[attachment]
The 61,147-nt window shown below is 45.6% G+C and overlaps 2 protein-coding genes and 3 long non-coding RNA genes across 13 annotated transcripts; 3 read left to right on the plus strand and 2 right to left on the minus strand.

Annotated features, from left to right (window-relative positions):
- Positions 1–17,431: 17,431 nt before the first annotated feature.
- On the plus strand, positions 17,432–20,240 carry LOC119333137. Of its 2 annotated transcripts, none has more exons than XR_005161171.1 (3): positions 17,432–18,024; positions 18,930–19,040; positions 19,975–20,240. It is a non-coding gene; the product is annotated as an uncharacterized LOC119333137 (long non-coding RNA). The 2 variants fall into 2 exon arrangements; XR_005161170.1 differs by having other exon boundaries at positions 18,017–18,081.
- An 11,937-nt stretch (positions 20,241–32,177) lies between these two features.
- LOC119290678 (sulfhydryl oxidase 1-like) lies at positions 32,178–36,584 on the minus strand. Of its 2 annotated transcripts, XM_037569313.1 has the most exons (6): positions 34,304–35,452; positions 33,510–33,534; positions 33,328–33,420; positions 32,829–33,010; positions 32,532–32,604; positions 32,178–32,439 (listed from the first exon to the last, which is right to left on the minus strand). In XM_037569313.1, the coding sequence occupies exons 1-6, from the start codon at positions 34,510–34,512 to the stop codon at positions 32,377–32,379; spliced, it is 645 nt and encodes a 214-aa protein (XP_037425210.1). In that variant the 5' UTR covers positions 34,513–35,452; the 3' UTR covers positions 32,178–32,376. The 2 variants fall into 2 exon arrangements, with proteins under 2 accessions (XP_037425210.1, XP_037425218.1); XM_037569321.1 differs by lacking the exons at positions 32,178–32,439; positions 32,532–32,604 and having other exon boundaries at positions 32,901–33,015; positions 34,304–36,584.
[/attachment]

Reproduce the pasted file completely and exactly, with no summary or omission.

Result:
The 61,147-nt window shown below is 45.6% G+C and overlaps 2 protein-coding genes and 3 long non-coding RNA genes across 13 annotated transcripts; 3 read left to right on the plus strand and 2 right to left on the minus strand.

Annotated features, from left to right (window-relative positions):
- Positions 1–17,431: 17,431 nt before the first annotated feature.
- On the plus strand, positions 17,432–20,240 carry LOC119333137. Of its 2 annotated transcripts, none has more exons than XR_005161171.1 (3): positions 17,432–18,024; positions 18,930–19,040; positions 19,975–20,240. It is a non-coding gene; the product is annotated as an uncharacterized LOC119333137 (long non-coding RNA). The 2 variants fall into 2 exon arrangements; XR_005161170.1 differs by having other exon boundaries at positions 18,017–18,081.
- An 11,937-nt stretch (positions 20,241–32,177) lies between these two features.
- LOC119290678 (sulfhydryl oxidase 1-like) lies at positions 32,178–36,584 on the minus strand. Of its 2 annotated transcripts, XM_037569313.1 has the most exons (6): positions 34,304–35,452; positions 33,510–33,534; positions 33,328–33,420; positions 32,829–33,010; positions 32,532–32,604; positions 32,178–32,439 (listed from the first exon to the last, which is right to left on the minus strand). In XM_037569313.1, the coding sequence occupies exons 1-6, from the start codon at positions 34,510–34,512 to the stop codon at positions 32,377–32,379; spliced, it is 645 nt and encodes a 214-aa protein (XP_037425210.1). In that variant the 5' UTR covers positions 34,513–35,452; the 3' UTR covers positions 32,178–32,376. The 2 variants fall into 2 exon arrangements, with proteins under 2 accessions (XP_037425210.1, XP_037425218.1); XM_037569321.1 differs by lacking the exons at positions 32,178–32,439; positions 32,532–32,604 and having other exon boundaries at positions 32,901–33,015; positions 34,304–36,584.